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Format: Hardcover
Botton has often flirted dangerously with a reputation for pretension, fortunately assuaged by his fresh combination of genuine erudition and earthy humour, plus his extraordinarily lucid written style. However, after the wonderfully fluffy 'Art of Travel', his humour deserted him with 'Status Anxiety' , a book which managed to frivolously embroider basic assumptions with faux-sophisticated connections with art and economics.

'The Architecture of Happiness' happily restores Botton's status of benign self-help guru. Still lacking in the humour of earlier works, this volume makes some genuinely profound statements on virtue and beauty as applied to our exteriors and interiors. It is still written in Botton's academic, philanthropic tone and is a real page-turner too.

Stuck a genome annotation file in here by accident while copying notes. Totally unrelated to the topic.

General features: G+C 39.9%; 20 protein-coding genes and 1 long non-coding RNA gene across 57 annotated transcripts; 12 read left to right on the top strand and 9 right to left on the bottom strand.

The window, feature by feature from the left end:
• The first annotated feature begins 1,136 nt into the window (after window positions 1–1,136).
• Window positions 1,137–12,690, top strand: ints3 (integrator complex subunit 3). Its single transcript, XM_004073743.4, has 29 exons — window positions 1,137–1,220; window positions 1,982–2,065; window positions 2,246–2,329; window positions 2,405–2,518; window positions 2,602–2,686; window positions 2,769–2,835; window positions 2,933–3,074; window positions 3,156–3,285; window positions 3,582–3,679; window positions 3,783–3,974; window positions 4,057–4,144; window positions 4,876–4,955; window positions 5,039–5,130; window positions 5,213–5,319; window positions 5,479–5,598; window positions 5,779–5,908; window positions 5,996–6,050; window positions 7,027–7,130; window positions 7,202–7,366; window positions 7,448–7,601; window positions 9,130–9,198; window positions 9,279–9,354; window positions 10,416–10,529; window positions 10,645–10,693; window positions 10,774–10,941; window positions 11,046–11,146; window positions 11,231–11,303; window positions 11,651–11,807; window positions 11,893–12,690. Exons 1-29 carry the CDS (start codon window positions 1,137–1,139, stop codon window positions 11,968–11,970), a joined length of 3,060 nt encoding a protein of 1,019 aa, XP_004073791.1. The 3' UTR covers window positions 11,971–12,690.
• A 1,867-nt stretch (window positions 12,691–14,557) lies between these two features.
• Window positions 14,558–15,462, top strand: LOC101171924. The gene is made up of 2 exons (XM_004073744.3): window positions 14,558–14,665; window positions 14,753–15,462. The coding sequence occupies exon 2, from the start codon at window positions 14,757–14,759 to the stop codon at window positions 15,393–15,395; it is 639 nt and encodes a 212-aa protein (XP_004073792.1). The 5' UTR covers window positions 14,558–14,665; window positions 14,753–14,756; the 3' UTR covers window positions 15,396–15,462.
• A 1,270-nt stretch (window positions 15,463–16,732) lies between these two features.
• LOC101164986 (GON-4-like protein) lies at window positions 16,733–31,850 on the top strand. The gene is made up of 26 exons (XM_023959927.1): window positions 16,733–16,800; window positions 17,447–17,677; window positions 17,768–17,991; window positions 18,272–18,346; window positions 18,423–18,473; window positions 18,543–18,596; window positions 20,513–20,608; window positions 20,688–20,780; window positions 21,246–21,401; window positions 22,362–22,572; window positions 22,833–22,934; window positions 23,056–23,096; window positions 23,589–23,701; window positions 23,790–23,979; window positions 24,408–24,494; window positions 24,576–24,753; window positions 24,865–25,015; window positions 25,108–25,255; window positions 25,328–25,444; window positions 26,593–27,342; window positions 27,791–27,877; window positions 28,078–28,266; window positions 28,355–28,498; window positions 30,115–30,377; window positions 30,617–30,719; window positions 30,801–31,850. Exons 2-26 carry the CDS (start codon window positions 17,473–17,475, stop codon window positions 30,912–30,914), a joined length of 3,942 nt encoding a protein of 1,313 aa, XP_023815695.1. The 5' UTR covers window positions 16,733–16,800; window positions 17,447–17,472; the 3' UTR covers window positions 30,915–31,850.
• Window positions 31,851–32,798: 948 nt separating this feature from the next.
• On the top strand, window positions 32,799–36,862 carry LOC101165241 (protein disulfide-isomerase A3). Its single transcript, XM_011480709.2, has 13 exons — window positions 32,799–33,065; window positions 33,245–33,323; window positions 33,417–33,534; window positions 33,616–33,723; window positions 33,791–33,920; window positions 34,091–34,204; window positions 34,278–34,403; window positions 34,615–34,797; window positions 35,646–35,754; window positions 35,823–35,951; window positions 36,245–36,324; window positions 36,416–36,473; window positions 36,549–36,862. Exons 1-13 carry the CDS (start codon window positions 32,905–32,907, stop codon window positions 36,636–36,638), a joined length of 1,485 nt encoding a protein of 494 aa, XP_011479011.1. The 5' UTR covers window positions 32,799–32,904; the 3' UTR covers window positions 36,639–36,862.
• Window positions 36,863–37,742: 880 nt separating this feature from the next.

Recommended.
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Format: Paperback
An interesting read, but rather than rock any architectural boats it is firmly on the modern architects side.

I suspect the title is specifically chosen to lure in those who wonder why beauty is such an anathema to modern architecture and artists. Alain de Botton seems to be happy to fall into the modern illness of searching for difference rather than asthetics.

Each chapter one gets lifted up by some relevation of why we think the way we do about Architecture only to be flattened by the assurance that we can't have such and such in our day and age.

It is surely not the problem of architecture that it can't produce great modern edifices but that it can't produce humane structures for the everyday person without resort to pastiche or brutalism. At the heart of this is the egotism of architecture which sees it self as an artform rather than a servant to humanity.
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Format: Paperback